An Eye Witness to Mission Fulfillment

I felt so safe sitting back and watching everyone else write things for the PNWU blog. I could rest comfortably knowing that each piece published represented a unique perspective from a trusted member of our community. Their stories were great, and I didn’t feel I had much to add to the storytelling that was occurring. That was until now.

I feel I must share a recent experience, not only because I feel it is blog worthy, but because it had a profound impact on me.

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Dean O'Driscoll
The Power of Vulnerability

Few people are lucky enough to be completely vulnerable.

I bet you reread that sentence. Don’t feel bad; before I became a medical school student, I would have had the same confused expression on my face as you likely do right now.

As a society, we associate the word “vulnerable” with weakness, helplessness, and inadequacy. Most of us put on a façade of absolute strength every day. We hide our insecurities, struggles and stresses to a certain degree. Why?

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Stephanie Truong
Finding Your "Rules to Live By"

I’ve been struggling a lot recently with keeping track of who I am.

This might sound dramatic - it’s not. Becoming a medical student has created the challenge of maintaining a sense of “me” like nothing I’ve ever experience before.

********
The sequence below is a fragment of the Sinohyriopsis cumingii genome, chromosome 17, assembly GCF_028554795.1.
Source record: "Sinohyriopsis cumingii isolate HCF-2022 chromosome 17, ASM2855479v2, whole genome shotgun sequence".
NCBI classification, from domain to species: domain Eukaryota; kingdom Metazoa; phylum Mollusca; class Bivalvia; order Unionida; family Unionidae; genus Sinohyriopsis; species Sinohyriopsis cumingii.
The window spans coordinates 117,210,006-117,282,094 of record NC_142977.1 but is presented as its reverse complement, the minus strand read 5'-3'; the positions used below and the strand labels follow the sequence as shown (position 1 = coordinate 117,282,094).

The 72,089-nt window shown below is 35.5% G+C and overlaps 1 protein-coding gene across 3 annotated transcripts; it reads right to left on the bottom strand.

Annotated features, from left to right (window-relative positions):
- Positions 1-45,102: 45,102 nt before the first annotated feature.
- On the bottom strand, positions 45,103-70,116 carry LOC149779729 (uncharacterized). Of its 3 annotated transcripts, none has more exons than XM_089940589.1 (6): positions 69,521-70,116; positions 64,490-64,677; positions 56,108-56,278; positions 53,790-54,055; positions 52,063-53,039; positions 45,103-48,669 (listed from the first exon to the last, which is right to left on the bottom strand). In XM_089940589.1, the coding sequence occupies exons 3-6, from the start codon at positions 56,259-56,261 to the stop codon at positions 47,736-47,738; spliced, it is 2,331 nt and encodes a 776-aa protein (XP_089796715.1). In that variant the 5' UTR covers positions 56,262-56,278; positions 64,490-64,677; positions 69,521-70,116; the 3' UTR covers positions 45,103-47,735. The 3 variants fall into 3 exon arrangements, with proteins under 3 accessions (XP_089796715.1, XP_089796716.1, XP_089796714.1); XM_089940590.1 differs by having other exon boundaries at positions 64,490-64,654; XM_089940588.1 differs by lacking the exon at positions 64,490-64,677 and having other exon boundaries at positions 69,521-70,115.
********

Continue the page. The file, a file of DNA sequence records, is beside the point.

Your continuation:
On top of my academics, I’ve become swept up in the excitement of being involved in a myriad of clubs, volunteering, research, and student government activities. While all of this has been incredibly rewarding. I seem to keep running into the same question at the end of my busy day: how do I stay Sarah?

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Sarah Knight
Becoming the Problem: I Wasted the ER's Time, Here's What I Learned

I am wasting the time of the emergency room staff. Please stop me.

This is not the blog post I intended to write. Instead, I intended to write about the how emergency rooms should be used for LIFE THREATENING emergencies only.

I wanted to talk to you about the sniffles of children, the coughs and wheezes of heavy smokers and the ever-urgent complaint of “I need a refill” that echo in emergency rooms across the country.

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One Team, One Mission

That morning was frigid -- the type of bitter cold that reminded you that winter was just around the corner. Our Emergency Department (ED) received the dispatch that a Jane Doe was en route. A couple on their morning hike in the foothills had found her. She was wearing cut off jean shorts and a blue tank top. She arrived with a paramedic on top of her performing CPR. She was purple -- so purple that she looked almost cartoon-like.

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Ashley Scott
How I Got Over Telling My Doctors I'm Gay

Discussing anything about sexual health at the doctor’s office is always awkward. I had been seeing my family doctor for almost 14 years before we fell into the topic, and when it finally came around, I had no idea how to react. I hadn’t even told any of my family that I was gay, let alone my doctor. And to make things worse, I deeply respected him; he was one of the primary people who inspired me to want to be a doctor in the first place. I didn’t want to let him down. 

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